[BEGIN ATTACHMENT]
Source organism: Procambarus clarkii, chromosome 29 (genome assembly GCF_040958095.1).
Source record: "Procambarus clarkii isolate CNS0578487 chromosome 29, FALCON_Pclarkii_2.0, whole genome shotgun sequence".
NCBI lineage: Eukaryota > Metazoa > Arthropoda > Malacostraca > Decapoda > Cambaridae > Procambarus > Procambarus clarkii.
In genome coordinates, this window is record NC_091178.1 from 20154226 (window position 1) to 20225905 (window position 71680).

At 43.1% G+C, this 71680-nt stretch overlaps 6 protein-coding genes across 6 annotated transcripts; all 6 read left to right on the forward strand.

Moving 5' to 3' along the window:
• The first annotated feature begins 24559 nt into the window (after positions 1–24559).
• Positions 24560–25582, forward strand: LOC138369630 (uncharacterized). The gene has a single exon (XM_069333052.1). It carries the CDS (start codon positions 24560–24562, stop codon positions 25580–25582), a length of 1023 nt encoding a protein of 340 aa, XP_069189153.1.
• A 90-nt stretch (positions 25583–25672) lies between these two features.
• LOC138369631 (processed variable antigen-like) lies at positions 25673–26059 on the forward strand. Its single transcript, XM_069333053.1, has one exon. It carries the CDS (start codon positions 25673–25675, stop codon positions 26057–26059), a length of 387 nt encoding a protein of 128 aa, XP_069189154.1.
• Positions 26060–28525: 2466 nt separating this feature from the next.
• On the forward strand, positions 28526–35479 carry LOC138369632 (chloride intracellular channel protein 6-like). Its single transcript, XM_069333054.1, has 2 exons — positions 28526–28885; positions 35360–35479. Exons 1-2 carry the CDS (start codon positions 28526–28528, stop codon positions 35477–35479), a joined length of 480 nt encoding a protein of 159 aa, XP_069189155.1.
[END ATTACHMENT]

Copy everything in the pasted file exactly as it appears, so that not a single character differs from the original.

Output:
Source organism: Procambarus clarkii, chromosome 29 (genome assembly GCF_040958095.1).
Source record: "Procambarus clarkii isolate CNS0578487 chromosome 29, FALCON_Pclarkii_2.0, whole genome shotgun sequence".
NCBI lineage: Eukaryota > Metazoa > Arthropoda > Malacostraca > Decapoda > Cambaridae > Procambarus > Procambarus clarkii.
In genome coordinates, this window is record NC_091178.1 from 20154226 (window position 1) to 20225905 (window position 71680).

At 43.1% G+C, this 71680-nt stretch overlaps 6 protein-coding genes across 6 annotated transcripts; all 6 read left to right on the forward strand.

Moving 5' to 3' along the window:
• The first annotated feature begins 24559 nt into the window (after positions 1–24559).
• Positions 24560–25582, forward strand: LOC138369630 (uncharacterized). The gene has a single exon (XM_069333052.1). It carries the CDS (start codon positions 24560–24562, stop codon positions 25580–25582), a length of 1023 nt encoding a protein of 340 aa, XP_069189153.1.
• A 90-nt stretch (positions 25583–25672) lies between these two features.
• LOC138369631 (processed variable antigen-like) lies at positions 25673–26059 on the forward strand. Its single transcript, XM_069333053.1, has one exon. It carries the CDS (start codon positions 25673–25675, stop codon positions 26057–26059), a length of 387 nt encoding a protein of 128 aa, XP_069189154.1.
• Positions 26060–28525: 2466 nt separating this feature from the next.
• On the forward strand, positions 28526–35479 carry LOC138369632 (chloride intracellular channel protein 6-like). Its single transcript, XM_069333054.1, has 2 exons — positions 28526–28885; positions 35360–35479. Exons 1-2 carry the CDS (start codon positions 28526–28528, stop codon positions 35477–35479), a joined length of 480 nt encoding a protein of 159 aa, XP_069189155.1.